This giant weed was removed from the juniper beds at Leaside Gardens, behind the arena near the pool, by some of the volunteer grounds clean-up crew organized by Cate Woodward. From left, Dede Sinclair, Cate Woodward, Babs Ritchie and Dina MacPhail. Photo: Nathalie Gysel
“It was an afterthought,” admits Leaside Gardens arena board chair Paul Burns. That’s why the plantings installed around the building had become overrun with weeds. And that’s why a group of volunteers who tried to clean up earlier this year were initially turned away.
But the problem has been solved and the volunteers are back, hard at work.
“We were focused on getting the new arena built and opened in time for the start of hockey season two years ago and we never nailed down who would look after the plantings, but our expectation was that Parks and Recreation would be responsible. And we simply don’t have the resources to do it.” [click to continue…]
Dr. Nick Reed
It was in 1958 when Leasider Dr. Tom Pashby’s 13-year-old son Bill was knocked out cold on the ice at Leaside Gardens. No helmet.
Result #1: Concussion. A serious one.
Result #2: For 57 years Leaside has been a prominent part of the effort to prevent concussions and to understand how best to treat them.
Pashby became Canada’s best-known and most passionate sports safety pioneer throughout the 1960s and ’70s. Mandatory helmets for all minor hockey players, penalties for hits from behind, and better safety standards for children’s sports equipment are among the changes that can be traced to his advocacy. [click to continue…]
(Click to Enlarge)
We know that Leaside is facing major growth, but do we know how much? We need to know what the implications of growth are likely to be and whether the community is going to be able to address those implications.
If we compare the number of existing residential units in the Leaside residential area and the industrial park to the number recently approved and proposed, we can get a sense of the magnitude of the changes we face.
As set out in the chart at right, the number of residential units would increase by 40 percent from 6,727 to 9,437 units (and presumably the population would increase as well), but the nature of the growth is important also. [click to continue…]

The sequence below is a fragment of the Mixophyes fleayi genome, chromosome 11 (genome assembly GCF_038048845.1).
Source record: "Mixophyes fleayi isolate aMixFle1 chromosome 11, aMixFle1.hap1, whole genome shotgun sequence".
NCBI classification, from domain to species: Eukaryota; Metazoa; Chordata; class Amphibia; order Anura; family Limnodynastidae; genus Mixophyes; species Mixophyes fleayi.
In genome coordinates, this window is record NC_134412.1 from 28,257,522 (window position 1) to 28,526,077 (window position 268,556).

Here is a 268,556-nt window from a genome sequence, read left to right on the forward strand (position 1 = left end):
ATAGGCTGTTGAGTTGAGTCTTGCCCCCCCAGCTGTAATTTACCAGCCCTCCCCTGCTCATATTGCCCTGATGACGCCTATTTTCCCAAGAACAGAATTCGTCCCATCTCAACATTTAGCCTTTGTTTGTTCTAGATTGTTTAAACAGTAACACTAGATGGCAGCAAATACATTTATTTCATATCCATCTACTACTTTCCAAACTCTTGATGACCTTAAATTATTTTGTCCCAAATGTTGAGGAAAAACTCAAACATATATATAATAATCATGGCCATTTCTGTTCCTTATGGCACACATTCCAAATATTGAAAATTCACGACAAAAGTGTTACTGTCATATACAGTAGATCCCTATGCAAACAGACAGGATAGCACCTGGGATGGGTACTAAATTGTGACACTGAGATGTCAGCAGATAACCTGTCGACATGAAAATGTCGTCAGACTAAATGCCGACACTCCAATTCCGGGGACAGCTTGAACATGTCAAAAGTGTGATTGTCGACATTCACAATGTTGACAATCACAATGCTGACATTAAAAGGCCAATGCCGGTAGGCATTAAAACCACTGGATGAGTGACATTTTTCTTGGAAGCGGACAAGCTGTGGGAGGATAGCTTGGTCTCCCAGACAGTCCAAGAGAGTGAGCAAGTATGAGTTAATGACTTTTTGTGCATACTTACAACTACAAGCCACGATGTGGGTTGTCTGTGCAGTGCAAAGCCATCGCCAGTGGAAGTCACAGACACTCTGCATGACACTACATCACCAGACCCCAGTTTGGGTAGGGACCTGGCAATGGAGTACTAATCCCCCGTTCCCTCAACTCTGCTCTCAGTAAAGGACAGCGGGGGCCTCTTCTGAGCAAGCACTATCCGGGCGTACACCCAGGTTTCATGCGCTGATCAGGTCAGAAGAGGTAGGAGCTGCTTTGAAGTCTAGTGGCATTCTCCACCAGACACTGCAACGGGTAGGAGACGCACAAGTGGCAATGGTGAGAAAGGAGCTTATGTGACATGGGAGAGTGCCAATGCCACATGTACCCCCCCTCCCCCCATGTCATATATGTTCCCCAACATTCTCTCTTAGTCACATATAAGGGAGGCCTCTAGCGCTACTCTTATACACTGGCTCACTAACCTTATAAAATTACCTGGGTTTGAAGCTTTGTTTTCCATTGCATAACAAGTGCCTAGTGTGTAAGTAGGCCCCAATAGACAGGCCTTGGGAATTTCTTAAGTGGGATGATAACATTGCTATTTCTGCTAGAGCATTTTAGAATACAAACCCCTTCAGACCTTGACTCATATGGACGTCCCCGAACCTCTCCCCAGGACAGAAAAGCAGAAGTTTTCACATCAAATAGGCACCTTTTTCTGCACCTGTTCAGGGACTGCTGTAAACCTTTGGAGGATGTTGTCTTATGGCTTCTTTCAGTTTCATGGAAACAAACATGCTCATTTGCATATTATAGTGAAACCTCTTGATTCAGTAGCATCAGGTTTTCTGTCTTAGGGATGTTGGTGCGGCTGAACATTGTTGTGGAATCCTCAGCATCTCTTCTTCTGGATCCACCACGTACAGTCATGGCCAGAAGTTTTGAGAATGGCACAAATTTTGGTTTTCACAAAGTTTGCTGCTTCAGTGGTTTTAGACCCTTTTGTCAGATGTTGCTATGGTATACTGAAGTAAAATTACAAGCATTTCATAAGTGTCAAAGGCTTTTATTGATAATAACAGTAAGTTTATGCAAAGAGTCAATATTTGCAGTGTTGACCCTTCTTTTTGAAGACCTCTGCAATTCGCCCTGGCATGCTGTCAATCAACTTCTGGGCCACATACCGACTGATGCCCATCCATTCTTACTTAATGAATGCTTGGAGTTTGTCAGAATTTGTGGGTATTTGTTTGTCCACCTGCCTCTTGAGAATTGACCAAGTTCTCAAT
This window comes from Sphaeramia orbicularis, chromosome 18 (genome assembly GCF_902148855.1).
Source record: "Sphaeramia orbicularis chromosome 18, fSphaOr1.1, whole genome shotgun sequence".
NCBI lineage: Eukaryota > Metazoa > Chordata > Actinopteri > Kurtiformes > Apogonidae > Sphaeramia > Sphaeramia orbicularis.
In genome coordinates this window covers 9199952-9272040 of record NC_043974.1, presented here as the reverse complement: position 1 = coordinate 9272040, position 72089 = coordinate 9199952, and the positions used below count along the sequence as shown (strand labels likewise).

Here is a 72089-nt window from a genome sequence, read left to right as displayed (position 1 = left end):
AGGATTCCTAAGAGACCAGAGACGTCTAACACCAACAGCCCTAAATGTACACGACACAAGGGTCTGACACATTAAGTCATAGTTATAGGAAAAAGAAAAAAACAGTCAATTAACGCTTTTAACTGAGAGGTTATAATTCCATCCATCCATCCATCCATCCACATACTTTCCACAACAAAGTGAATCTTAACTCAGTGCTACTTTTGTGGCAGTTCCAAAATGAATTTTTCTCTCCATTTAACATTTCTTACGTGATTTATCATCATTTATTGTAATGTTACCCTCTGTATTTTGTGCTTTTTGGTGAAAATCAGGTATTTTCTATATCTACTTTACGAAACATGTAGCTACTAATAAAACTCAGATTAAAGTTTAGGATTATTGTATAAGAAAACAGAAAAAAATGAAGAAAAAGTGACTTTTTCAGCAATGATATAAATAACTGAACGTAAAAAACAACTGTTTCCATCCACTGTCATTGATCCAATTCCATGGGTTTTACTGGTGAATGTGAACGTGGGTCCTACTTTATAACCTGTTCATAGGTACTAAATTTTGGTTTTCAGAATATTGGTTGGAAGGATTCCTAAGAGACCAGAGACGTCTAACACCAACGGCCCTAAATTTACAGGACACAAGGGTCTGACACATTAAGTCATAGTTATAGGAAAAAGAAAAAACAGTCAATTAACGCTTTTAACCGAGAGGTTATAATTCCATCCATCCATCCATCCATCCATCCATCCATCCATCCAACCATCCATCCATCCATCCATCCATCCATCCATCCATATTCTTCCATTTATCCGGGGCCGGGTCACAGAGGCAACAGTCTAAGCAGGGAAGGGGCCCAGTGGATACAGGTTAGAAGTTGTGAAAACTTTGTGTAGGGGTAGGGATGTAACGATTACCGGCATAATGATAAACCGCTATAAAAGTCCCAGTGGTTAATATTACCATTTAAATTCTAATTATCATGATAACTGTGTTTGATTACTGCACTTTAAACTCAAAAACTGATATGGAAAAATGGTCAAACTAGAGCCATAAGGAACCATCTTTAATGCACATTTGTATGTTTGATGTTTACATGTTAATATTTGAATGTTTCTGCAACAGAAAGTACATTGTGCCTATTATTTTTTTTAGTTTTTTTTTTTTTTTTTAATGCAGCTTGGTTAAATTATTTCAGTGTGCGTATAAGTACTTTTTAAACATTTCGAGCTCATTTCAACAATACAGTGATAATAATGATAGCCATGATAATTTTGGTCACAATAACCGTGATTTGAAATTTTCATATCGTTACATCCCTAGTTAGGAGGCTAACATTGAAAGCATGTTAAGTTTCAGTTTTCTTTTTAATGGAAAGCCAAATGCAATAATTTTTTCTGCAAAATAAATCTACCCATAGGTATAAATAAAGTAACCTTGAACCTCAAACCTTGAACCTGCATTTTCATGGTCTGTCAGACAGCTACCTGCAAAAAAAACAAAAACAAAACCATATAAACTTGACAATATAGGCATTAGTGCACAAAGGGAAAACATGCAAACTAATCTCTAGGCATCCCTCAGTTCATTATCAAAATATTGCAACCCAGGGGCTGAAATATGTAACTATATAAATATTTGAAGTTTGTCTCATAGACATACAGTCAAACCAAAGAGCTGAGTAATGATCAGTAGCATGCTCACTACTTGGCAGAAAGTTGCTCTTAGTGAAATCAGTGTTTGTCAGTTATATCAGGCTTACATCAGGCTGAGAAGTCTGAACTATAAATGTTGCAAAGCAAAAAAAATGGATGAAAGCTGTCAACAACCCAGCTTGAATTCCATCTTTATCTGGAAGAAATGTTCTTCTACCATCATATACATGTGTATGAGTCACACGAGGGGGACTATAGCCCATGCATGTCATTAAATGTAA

Longtime readers of Leaside Life might feel familiar with my philosophy when it comes to the business of Leaside. To say I’ve been ruthlessly critical of the business leadership in the neighbourhood, especially those on Bayview, would be an understatement.
However, changes are coming throughout the M4G postal code and I for one am very excited about a future that includes mixed-use developments, new restaurants, entertainment and shopping facilities and an LRT capable of bringing people to and from Leaside in a much more expedient manner.
Business in Leaside is only getting started. To celebrate the coming renaissance I’ve created a top 10 list of businesses I see carrying the flag well into the future. They’re listed in no particular order of preference. [click to continue…]
There may be relief for Leaside from aircraft noise: Changes to flight paths for planes landing at Pearson Airport can no longer be made without consulting the affected communities, federal Transport Minister Lisa Raitt announced on June 17.
Don Valley West MP John Carmichael pushed hard for the change and was with Raitt for the announcement. “This is a great start,” he said. “Flight path changes and the resulting aircraft noise have been a big source of frustration to many people, particularly in Leaside. From now on there will be a place at the table to resolve these issues.”
Leaside resident Renee Jacoby of TANG (Toronto Aviation Noise Group) said, “For the very first time I feel that there is significant hope that relief from our aircraft noise problem will be found.”
The Amaya Indian Room has been at 1701 Bayview since 2007, but our three reviewers had never been there, even though two say they’re fans of Indian food.
“I must have passed Amaya dozens of times and didn’t give a thought to having a meal there,” said Kathy Oriotis, of Randolph Rd. “I’m glad we got the opportunity to try this restaurant.”
“Although I have visited many of the restaurants on the Bayview strip (including Amaya Express, down the street) I had yet to try Amaya,” said Kathryn Champion, Rutherglen Rd.
“I only eat Indian food occasionally,” said Anthony Regan, Parklea Dr. “I must say that I wasn’t exactly keen on the idea, but am glad I went through with it. Luckily for me my two other reviewers were well versed with Indian food, and led the way. [click to continue…]
The TTC “dead zone” on Bayview between Moore and Millwood will be killed the middle of next year. The service that now runs on weekends will become seven days a week with the 28 Bayview bus, the first full-time service there since the Yonge subway was built in the 1950s. There’s a delay because the TTC is waiting for additional buses that are needed.
LRT construction has slowed business for the stores on Eglinton at Laird, but not charity collection. Mt. Everest Restaurant raised $6,500 earlier this year at a fundraiser for Nepal’s earthquake victims. [click to continue…]
Do you ever walk or drive by a demolition/new build in Leaside and wonder, “How did that get built? I wonder if it’s legal?” And you continue on with your business.
But what if you are the neighbour and fear that you will have to live with the consequences of a builder’s non-compliance, like extra high side walls and building length, high overhanging decks, for as long as you live there?